San Diego mini-dorm law passes City Council

Kim Swain

SAN DIEGO (U-WIRE) – San Diego lawmakers added another law to a growing number of ordinances designed to combat the prevalence of mini-dorms, but put off another for further consideration in January.
The San Diego City Council voted in a 6-1 decision last month to pass the Residential High Occupancy Permit. The other proposal also up for a vote – the Rooming House Ordinance – did not pass, much to the dismay of many College Area and Pacific Beach residents who are most impacted by mini-dorms.
Mini-dorms are not defined by law but are generally recognized as nuisance rentals occupied by multiple adults in a single-family residential neighborhood. They are popular with students because the cost can be divided among many tenants and they offer more freedom than residence halls.
The RHOP is modeled after an ordinance in San Luis Obispo and is designed to discourage the rental of single dwelling units to six or more adults who are over the age of 18. Such residences would require a permit that would cost $1,000 and be up for annual review. The law will be enforced on a complaint basis and applies citywide.
Similar objections to a portion of this law were raised by College Area Community Council President Doug Case, Councilman Ben Hueso and Councilman Kevin Faulconer, who all thought the $1,000 fee needed to be addressed. The CACC suggested that the fee was excessive and could have unintended consequences across the city. The CACC recommended a hardship waiver for poor extended families who could be impacted by the law. According to the city attorney’s office and the planning commission, the fee is set at $1,000 in order to be cost-recoverable.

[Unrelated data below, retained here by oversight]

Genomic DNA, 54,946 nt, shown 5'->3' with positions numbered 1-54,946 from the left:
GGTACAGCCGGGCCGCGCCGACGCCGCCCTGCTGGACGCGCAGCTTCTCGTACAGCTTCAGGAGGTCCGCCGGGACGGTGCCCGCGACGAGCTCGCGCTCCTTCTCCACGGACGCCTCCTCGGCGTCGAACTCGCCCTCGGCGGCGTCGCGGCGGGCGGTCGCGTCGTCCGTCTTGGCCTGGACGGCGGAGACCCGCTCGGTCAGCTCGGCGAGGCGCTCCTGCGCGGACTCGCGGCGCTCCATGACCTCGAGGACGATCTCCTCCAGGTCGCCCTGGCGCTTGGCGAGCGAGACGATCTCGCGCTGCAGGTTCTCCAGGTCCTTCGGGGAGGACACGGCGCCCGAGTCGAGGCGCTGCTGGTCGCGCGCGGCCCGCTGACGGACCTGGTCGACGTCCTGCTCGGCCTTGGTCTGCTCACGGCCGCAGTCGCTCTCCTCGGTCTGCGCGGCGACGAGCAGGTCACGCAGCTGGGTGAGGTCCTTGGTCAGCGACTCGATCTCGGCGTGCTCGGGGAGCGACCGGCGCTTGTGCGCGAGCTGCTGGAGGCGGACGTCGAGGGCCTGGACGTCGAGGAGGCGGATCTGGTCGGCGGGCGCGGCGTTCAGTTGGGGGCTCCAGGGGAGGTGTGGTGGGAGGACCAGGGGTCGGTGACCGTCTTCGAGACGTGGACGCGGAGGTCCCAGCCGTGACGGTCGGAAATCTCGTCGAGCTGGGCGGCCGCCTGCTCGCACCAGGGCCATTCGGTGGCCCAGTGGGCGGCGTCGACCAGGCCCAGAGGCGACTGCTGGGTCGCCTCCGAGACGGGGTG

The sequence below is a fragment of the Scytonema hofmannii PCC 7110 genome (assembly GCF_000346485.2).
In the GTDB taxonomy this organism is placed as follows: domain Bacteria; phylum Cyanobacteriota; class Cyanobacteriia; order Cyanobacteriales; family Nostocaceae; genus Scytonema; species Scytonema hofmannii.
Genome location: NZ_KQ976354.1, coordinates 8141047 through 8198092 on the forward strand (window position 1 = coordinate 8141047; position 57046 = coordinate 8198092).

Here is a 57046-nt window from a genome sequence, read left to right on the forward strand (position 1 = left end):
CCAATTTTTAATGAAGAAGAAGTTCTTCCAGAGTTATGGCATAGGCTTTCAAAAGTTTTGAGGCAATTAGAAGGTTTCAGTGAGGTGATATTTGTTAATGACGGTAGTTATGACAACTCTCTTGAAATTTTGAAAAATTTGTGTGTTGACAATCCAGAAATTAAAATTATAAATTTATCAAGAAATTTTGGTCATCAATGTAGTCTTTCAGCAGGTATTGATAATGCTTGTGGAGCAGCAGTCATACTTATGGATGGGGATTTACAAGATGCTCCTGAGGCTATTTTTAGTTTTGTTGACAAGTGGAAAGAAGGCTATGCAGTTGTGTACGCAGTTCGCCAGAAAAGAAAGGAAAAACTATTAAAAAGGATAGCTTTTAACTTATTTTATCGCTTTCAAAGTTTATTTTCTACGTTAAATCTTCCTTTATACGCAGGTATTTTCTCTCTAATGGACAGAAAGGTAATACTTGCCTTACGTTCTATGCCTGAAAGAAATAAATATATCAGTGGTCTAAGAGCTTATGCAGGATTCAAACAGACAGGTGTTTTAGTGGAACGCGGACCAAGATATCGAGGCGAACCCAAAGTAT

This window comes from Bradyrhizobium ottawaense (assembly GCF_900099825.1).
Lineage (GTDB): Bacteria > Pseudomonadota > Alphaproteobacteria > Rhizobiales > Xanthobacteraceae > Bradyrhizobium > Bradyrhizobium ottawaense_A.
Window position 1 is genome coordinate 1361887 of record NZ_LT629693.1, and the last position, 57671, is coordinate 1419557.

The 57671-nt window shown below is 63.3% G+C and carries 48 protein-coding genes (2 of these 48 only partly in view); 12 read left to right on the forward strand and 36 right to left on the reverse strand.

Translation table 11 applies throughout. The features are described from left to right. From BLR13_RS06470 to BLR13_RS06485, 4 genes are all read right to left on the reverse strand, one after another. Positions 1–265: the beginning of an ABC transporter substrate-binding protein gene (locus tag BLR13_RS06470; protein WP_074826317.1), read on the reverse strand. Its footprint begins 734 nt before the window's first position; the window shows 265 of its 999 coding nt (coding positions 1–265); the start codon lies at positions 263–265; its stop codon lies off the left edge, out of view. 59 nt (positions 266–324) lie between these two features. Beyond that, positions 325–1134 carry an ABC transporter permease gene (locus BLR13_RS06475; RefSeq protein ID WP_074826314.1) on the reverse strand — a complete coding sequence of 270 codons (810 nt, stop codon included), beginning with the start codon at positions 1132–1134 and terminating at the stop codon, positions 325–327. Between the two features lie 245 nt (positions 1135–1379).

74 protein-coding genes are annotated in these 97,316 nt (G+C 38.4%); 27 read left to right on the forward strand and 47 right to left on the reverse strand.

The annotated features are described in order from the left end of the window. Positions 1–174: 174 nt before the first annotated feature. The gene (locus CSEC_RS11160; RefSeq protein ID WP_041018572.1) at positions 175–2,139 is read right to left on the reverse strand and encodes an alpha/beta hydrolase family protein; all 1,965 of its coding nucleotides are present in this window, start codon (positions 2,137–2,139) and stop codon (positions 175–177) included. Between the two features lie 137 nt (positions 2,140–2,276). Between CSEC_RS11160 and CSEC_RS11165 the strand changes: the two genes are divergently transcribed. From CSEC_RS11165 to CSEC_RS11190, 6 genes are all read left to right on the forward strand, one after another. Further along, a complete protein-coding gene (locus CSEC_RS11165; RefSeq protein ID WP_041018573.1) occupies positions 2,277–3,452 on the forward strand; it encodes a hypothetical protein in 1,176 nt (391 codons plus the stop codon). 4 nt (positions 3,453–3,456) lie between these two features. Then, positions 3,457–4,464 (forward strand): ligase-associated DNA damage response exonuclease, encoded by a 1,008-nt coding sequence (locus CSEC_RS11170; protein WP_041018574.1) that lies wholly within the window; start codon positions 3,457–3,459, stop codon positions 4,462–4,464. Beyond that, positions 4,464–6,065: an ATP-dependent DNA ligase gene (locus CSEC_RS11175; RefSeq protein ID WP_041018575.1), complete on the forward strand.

During the public comment portion of the meeting, the majority of the comments were in favor of both ordinances. Residents pleaded council members to pass both ordinances immediately, but the council was unable to pass the RHO.
The RHO defines a rooming house as “a dwelling unit where three or more rooms are rented under three or more rental agreements, or, where fewer than three rental agreements results in three or more separate households, or integrated economic units.”
Much of the controversy centered around the term “integrated economic units” and the factors code enforcers would use to determine such a relationship.
A student who spoke during the public comment period voiced his concern that he and his fraternity brothers with would not be considered an “integrated economic unit” and therefore, in violation of the law if they chose to live together.
Councilman Jim Madaffer, who represents the College Area, objected to the RHO because although he was supportive of the intent, he had problems with inconsistencies between the planning commission and the city attorney’s office. Madaffer said he wanted to make a strong law that would hold up in court, not to make a hasty decision.
The RHOP will return for a second reading in January, as will a revised RHO with more information for a first reading.